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Back in Brazil

InglezinhoInglezinho Posts: 558
I'm back in Brazil now, but I can you assure all my comments relate to my English garden. 
I managed to get 1,000 corms of Cyclamen coum to plant in the dry shade round the trees and they flowered extremely well. They were supposed to be white but there were quite a few purple ones.
I smuggled the Crinum bulbs back with me, but they didn't flower. I discovered they are seasonal bog plants, so they were definitely underwatered.
I'm getting better at collecting seeds and some do very well in UK. I get masses of Cosmos suphureus from Brazil and sow them at the end of May. Great show in September. Less joy with Madagascar periwinkle ( Catharanthus)  though. They need a longer growing season.
Best wishes to you all.


Everyone likes butterflies. Nobody likes caterpillars.

Posts

  • HelixHelix 704m altitude...Posts: 631
    edited May 2019
    Please do be careful about taking plants from one country to another.  It is quite easy to transfer pests and diseases along with them, and the country you take them to has no defence.  Even seeds can have viruses that will transfer, and you are only allowed to bring in commercial seed packets as they have their phytosanitary certificate.

    As an example, the box moth currently devastating europe and destroying large swathes of landscape is thought to have started by imports of plants from china that had some eggs in with them. 

    It is also illegal to bring in bulbs and corms from outside the EU, plus many other things.  See here

    https://assets.publishing.service.gov.uk/government/uploads/system/uploads/attachment_data/file/531618/Bringing_fruit__veg_and_plants_into_the_UK_leaflet.pdf

    It may sound as if I’m being a bit prissy, but so many plant diseases that are getting out of control are because they have been transferred from one country to another. 
  • DovefromaboveDovefromabove Central Norfolk UKPosts: 77,312
    My thoughts too @Helix ... really disappointed that the poster thought it was ok and to then post about it 😦
    “I am not lost, for I know where I am. But however, where I am may be lost.” Winnie the Pooh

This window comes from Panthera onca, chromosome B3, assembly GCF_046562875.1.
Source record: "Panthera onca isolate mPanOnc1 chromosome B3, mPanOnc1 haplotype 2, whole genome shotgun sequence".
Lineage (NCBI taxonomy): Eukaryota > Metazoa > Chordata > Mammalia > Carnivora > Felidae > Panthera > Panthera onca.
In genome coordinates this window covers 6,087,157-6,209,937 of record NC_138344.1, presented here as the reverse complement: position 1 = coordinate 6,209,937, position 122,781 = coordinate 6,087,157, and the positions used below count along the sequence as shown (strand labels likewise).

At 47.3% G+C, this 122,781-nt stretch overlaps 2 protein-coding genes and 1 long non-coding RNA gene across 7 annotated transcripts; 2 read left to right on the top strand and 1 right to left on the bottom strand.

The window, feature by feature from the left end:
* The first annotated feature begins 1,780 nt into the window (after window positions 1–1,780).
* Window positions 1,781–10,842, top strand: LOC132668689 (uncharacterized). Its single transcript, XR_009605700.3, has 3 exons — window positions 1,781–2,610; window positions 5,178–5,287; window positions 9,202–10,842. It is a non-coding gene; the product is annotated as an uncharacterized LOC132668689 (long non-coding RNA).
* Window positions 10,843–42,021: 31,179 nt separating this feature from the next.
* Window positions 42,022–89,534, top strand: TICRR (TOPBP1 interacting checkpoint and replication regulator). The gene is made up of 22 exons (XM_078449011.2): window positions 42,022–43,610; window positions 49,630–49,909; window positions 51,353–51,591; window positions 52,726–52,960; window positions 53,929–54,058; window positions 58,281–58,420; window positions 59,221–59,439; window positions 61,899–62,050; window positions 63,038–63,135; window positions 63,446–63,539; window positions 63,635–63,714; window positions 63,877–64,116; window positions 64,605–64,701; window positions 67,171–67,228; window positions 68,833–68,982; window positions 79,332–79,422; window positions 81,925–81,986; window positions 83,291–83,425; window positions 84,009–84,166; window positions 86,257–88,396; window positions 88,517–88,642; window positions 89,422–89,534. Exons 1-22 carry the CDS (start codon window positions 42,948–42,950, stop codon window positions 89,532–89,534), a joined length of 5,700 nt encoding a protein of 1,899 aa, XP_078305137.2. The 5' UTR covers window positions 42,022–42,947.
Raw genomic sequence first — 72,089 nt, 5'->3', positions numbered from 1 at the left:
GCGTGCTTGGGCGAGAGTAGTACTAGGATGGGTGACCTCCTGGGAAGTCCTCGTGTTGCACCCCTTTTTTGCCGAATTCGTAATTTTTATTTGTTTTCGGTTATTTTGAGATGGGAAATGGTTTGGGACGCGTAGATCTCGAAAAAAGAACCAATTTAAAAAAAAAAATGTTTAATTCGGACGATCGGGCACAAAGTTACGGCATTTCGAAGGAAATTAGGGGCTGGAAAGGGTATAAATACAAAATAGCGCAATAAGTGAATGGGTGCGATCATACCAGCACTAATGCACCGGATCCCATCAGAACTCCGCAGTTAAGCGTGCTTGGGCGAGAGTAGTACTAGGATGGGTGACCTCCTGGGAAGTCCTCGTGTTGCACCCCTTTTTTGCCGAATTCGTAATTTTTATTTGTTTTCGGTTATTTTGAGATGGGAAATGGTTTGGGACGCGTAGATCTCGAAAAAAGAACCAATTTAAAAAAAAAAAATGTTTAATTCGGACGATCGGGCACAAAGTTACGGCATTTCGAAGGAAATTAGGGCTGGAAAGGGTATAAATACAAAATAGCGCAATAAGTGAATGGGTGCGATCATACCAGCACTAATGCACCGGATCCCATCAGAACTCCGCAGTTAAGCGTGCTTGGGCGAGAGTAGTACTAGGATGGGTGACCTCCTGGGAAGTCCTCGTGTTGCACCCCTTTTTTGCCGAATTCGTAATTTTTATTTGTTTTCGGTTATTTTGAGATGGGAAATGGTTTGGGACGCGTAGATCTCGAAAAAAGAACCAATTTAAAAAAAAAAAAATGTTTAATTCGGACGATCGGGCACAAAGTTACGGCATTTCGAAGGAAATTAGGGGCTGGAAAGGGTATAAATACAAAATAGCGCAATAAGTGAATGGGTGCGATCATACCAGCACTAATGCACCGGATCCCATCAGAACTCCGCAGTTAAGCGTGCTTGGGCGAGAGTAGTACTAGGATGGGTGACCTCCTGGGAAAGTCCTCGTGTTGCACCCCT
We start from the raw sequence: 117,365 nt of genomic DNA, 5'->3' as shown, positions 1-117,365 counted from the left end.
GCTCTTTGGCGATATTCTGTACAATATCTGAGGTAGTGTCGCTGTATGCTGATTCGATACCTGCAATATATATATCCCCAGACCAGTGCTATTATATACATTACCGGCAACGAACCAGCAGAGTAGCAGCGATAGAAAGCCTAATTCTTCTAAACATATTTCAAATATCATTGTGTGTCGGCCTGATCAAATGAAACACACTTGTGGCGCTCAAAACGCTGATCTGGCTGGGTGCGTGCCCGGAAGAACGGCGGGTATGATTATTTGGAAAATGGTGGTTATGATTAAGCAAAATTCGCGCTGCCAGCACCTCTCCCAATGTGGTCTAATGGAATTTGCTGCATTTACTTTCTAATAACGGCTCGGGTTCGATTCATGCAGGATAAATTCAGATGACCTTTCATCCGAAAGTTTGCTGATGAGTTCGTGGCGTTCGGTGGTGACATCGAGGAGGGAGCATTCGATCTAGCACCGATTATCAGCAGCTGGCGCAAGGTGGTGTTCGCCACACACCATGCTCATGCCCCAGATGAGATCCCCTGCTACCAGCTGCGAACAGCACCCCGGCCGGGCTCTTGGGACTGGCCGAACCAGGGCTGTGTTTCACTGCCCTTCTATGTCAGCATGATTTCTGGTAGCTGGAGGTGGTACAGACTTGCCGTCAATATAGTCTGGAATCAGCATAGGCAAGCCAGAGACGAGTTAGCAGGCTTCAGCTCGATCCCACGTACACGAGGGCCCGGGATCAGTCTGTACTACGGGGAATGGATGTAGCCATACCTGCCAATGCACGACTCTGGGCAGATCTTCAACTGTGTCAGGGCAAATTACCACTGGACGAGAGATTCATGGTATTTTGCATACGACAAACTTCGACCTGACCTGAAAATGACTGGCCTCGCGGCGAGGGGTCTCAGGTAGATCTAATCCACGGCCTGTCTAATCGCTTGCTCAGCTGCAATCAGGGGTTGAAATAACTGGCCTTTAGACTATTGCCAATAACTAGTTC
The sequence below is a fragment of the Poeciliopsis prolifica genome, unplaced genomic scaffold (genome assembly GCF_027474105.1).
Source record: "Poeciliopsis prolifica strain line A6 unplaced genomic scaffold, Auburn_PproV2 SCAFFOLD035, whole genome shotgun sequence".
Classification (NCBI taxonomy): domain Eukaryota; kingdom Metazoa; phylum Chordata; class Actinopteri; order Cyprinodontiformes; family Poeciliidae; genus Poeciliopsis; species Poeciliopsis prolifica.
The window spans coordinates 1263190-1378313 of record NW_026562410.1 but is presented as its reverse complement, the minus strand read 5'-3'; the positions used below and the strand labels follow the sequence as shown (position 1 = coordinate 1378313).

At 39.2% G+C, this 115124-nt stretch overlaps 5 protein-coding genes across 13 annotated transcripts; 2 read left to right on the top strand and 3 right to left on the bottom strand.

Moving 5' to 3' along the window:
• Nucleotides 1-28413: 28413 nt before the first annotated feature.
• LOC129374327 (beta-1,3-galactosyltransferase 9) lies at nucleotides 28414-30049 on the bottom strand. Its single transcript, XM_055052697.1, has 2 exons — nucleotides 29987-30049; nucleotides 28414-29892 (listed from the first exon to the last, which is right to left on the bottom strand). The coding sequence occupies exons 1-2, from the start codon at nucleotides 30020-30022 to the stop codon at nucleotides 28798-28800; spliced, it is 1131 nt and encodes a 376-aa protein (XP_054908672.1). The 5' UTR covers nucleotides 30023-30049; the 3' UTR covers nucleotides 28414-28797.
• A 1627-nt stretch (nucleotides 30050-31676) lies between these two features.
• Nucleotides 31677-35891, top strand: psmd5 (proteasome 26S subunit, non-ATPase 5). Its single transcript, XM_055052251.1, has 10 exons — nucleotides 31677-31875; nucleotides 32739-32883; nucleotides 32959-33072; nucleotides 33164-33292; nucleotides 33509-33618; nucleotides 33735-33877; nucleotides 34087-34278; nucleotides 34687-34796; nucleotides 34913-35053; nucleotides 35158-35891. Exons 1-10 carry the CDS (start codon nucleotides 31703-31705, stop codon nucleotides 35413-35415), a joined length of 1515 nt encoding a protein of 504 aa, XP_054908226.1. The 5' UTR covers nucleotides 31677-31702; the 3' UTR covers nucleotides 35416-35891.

• Hampshire_HogHampshire_Hog Hampshire Coast 100m from the seaPosts: 1,089
    @Helix it's not a case of @Inglezinho being careful. It is illegal to import any plant material into the UK without the proper authority and in doing so they are breaking the law.
    It's this type of selfish act that puts all our plants and habitats in danger from all manner of pest's and diseases.

    "You don't stop gardening because you get old, you get old because you stop gardening." - The Hampshire Hog
  • HelixHelix 704m altitude...Posts: 631
    edited May 2019
    I was trying to be polite.....

    although also pointed out that it’s illegal - which she obviously knows as she used the word ‘smuggled’.

    And as well as pests and diseases there’s also the issue of things escaping into the wild - like american skunk cabbage which is now banned since it escaped gardens and started clogging up waterways.
  • DovefromaboveDovefromabove Central Norfolk UKPosts: 77,312
    Think it's a 'he'.  ;)
    “I am not lost, for I know where I am. But however, where I am may be lost.” Winnie the Pooh







  • HelixHelix 704m altitude...Posts: 631
    If I’m not sure I often write ‘she’ now rather than defaulting to he or he/she...my teeny, tiny stand for feminism....
  • DovefromaboveDovefromabove Central Norfolk UKPosts: 77,312
    Ah!  :)
    “I am not lost, for I know where I am. But however, where I am may be lost.” Winnie the Pooh







  • Pete.8Pete.8 Billericay, EssexPosts: 8,496
    The whole labeling situation is a mess.
    I was reading through RHS Garden (Dec 2018 issue) where they cite an example of a plant that starts life as a cutting in Uganda, then gets rooted in the Netherlands then ends up in a UK nursery.
    So long as the plant spends 'considerable time' (a term that is not defined) in the UK then the plant can be labelled 'Sourced from a British Nursery'.

    If the government (under the direction of the EU presumably) doesn't take it seriously, they can hardly expect the public to do so.
    Knowledge is knowing that a tomato is a fruit.
    Wisdom is not putting it in a fruit salad.
  • HelixHelix 704m altitude...Posts: 631
    But if the cutting has been via a professional plant nursery that has its plant health certification then that at least gives some confidence that it’s free from bugs if not every disease?  Rather different from popping a cutting in your toiletries bag and bringing it home...
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